The paper – launched at the International Council of Nurses’ annual conference – states evidence for a clear link between nurse staffing levels, patient safety and the quality of care is now “overwhelming and compelling”.
“It provides a powerful message for policy-makers around the globe”
“In short, excessive workload and poor nurse staffing ratios are associated with higher rates of preventable medical harm and increased patient mortality and morbidity,” said the document.
Drawing on research evidence from around the world, it calls on governments everywhere to invest in nursing staff.
The white paper (see PDF attached below) was developed jointly by the International Council of Nurses (ICN) and Saudi Patient Safety Center following the fourth global ministerial health summit on patient safety in Saudi Arabia in March this year.
It not only stresses the need to have sufficient numbers of nurses in order to provide safe and effective care for patients but also to when it comes to ensuring nurses’ own wellbeing and retaining staff.
In a foreword to the white paper ICN chief executive Howard Catton said patient safety and nurses’ wellbeing were “two sides of the same coin”.
He said the Nurse Staffing Levels for Patient and Workforce Safety document, unveiled at the conference in Singapore, sent a “powerful” message to politicians and healthcare leaders.
“It provides a powerful message for policy-makers around the globe that having the right numbers of nurses, in the right place and at the right time, delivers quality and safety for the populations they serve and will help to retain nurses,” he wrote.
“In addition, policy makers should heed the message that having safe staffing levels is also the most cost-effective approach to bringing about improvements in patient safety and quality of care.”
However, the paper also acknowledges “it is not easy” to determine optimal staffing levels.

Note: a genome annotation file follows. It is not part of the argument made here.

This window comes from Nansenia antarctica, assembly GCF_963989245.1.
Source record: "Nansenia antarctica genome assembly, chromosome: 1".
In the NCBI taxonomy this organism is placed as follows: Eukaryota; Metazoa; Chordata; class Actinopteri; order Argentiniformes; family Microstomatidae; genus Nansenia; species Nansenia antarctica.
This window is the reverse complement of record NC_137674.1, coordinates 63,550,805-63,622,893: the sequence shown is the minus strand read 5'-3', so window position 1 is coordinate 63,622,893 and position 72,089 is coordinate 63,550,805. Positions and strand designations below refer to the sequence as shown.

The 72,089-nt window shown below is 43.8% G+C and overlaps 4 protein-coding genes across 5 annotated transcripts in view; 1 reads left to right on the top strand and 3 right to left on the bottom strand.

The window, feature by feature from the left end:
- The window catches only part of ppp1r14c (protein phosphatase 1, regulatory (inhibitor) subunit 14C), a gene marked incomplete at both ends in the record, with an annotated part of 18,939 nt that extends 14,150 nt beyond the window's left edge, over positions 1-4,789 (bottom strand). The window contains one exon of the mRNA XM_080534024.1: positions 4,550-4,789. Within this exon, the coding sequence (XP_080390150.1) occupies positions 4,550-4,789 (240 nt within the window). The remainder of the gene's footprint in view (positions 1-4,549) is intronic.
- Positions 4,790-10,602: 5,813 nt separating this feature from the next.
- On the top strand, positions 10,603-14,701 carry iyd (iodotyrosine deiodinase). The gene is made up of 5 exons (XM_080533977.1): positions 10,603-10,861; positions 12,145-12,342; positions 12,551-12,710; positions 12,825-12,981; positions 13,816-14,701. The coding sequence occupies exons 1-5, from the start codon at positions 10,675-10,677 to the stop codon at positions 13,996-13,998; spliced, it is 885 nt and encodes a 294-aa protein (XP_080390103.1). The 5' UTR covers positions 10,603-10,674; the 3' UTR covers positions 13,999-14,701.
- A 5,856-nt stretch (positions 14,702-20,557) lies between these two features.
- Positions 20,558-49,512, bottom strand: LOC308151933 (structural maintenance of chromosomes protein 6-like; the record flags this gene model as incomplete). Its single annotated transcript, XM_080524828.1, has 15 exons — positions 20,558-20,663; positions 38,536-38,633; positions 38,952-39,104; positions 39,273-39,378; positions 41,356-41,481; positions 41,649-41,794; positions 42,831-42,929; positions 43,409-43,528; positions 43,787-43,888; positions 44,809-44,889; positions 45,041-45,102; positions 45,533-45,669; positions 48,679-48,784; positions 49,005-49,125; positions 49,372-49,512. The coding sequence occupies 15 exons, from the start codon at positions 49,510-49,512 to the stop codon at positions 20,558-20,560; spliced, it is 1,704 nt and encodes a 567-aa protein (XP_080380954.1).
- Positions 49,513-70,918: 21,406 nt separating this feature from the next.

”Our goal is to bring together global stakeholders that will help deliver universal health coverage”
Dr Abdulelah Alhawsawi
“In the future, valid and reliable staffing tools and evidence-based staffing models need to be developed to improve patient safety and care outcomes,” it said.
Nurse managers and leaders must be actively involved in designing staffing models, it added.
The paper goes on to make a series of recommendations based on the ICN’s position statement on evidence-based safe nurse staffing published last year.
These include recommendations to ensure nurses are involved at the highest level in workforce planning and devising and implementing safe staffing policies.
The recommendations also stress the need for “sufficient healthcare funding to deliver needs-based safe staffing” and call on national nursing associations and governments to ensure registered nurses “are not substituted with healthcare workers that are less qualified”.
In an introduction to the white paper, Dr Abdulelah Alhawsawi, director general of the Saudi Patient Safety Center, said the need to improve nurse staffing levels was a pressing issue in his own country but also across the globe.
“Our goal is to bring together global stakeholders that will help deliver the overall vision of achieving universal health coverage free of harm,” he wrote.